Transformers: Dark of the Moon (2011) (part 4 of 11)
Now we go catch up with Sam and Carly. He’s visiting her at her new job, which appears to be taking care of an automobile collection owned by a douchebag CEO named Dylan Gould, played by Patrick Dempsey, another actor who really should know better. He mentions that he “stole her away” from the British embassy, which, I guess, clears up why she was at the White House when Sam was getting that little medal of his.
Gould then continues to talk, for some reason, basically hitting on Carly the entire time, much to Sam’s dismay. This includes him talking about a car and saying “look at the curves,” while the camera pans up Carly’s body. Yes, Michael Bay. You like hot women. We get it. We wish we didn’t. But we do.
Then he takes Sam and Carly to a garage, which has a number of pictures of Gould and Carly up on the walls together. Yeah, that is a little creepy, it must be said. Carly and Sam make their escape after that, heading out to Sam’s car, which won’t start. He decides to fix this by kicking the engine repeatedly. Indeed.
These scenes again added nothing to the plot. Yes, we later learn that Gould is helping the Decepticons (oops, spoilers), but even that wasn’t anything really needed for the movie. So therefore all these scenes could have been cut, saving us 3 minutes and 18 seconds, thus cutting out a total of 10 minutes and 55 seconds. Not bad! I can’t wait to see what the grand total of time saved is!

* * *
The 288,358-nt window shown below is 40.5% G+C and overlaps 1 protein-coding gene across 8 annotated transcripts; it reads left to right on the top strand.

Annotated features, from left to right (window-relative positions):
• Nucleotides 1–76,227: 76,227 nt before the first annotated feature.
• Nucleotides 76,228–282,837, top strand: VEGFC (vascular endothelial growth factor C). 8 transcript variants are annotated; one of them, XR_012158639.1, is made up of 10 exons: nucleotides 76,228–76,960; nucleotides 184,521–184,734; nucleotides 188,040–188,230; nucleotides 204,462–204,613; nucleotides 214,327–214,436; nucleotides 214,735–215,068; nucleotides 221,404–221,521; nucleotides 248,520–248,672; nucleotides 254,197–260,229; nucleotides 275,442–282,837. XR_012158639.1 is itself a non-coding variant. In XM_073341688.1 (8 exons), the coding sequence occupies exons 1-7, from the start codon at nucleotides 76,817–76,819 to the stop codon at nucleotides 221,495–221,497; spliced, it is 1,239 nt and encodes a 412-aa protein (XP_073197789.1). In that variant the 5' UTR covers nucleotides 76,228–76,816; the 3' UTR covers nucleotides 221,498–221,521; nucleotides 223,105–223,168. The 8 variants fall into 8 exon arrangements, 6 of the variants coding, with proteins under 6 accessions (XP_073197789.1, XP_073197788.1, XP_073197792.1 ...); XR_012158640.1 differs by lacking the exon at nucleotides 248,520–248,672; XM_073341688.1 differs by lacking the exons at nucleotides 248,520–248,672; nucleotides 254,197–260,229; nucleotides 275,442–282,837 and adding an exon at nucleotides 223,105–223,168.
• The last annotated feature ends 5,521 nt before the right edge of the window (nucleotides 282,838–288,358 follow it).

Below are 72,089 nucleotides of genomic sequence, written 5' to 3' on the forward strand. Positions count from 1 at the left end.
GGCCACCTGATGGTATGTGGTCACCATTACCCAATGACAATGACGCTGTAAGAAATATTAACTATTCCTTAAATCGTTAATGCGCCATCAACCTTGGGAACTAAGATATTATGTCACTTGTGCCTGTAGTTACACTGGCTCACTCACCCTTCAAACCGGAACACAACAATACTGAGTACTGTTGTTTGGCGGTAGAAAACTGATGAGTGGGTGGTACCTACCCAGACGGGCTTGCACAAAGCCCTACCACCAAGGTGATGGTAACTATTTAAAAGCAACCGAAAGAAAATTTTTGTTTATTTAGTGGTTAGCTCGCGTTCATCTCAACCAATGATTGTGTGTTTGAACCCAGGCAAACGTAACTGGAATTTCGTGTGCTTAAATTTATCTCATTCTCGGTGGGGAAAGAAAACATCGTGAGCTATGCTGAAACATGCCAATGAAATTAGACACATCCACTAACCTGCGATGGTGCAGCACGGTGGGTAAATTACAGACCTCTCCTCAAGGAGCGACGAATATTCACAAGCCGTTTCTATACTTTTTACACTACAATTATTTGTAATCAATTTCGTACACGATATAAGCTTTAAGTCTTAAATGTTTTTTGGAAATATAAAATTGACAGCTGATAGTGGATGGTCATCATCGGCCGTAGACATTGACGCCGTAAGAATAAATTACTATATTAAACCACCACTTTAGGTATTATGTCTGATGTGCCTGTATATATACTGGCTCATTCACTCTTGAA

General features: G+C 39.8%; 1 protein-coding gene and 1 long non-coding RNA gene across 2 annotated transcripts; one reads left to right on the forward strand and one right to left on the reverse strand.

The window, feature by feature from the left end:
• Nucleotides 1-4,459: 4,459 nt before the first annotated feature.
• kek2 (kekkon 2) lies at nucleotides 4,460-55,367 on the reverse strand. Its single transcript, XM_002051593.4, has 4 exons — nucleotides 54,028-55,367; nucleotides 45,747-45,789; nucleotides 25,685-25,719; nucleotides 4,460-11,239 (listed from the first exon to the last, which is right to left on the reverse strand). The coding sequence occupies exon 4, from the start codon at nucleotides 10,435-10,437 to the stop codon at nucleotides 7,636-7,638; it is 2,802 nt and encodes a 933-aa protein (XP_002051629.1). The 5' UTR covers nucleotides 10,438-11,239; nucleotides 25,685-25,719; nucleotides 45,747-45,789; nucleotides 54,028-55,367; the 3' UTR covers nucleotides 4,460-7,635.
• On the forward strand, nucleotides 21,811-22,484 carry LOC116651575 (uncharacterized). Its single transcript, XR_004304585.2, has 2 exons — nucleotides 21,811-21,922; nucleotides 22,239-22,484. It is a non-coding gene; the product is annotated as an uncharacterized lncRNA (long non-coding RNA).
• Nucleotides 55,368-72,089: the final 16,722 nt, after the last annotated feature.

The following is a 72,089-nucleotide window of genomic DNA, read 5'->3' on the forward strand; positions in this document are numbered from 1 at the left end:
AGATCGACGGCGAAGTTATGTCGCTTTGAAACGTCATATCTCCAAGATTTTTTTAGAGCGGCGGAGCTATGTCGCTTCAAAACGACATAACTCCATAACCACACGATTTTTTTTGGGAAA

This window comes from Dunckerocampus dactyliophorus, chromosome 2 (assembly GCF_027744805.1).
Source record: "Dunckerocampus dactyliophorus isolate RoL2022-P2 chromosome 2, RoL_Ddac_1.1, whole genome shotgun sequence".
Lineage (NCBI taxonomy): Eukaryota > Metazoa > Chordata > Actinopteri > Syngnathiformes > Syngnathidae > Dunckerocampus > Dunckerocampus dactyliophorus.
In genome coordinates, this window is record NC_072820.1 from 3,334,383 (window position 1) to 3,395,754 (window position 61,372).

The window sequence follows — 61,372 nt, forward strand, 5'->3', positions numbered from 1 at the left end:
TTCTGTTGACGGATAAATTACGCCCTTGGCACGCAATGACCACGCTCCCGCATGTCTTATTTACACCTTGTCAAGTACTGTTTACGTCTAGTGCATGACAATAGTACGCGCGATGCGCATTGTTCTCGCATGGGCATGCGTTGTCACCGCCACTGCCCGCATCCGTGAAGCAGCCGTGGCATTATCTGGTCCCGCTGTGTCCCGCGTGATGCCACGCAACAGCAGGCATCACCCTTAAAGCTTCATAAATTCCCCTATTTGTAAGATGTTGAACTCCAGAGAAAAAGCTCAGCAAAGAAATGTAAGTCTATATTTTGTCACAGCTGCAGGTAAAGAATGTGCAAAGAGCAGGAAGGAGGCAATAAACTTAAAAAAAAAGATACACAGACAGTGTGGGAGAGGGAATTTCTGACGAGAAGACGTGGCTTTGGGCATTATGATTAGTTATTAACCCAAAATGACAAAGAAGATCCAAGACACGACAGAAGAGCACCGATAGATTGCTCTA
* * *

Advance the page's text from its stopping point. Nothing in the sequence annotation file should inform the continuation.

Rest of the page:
Returning to the Autobots, who are Transformers, which is part of the title of this movie and the title of the franchise, we find Optimus and company going to the Sea of Tranquility on the moon. Now earlier it was said that they had the technology to do this, but apparently they lied, since clearly they’re carrying an external fuel tank and booster rockets for a space shuttle.
The Autobots head into the Ark, where they find Sentinel Prime and the various pieces of tech that were supposed to help end the war. What does this tech do, you may ask? It generates a large McGuffin field, designed to… ah, but that would be telling. Those of you who have seen the Doctor Who episodes “The End of Time” parts 1 and 2 should have an inkling of what the McGuffin Field does.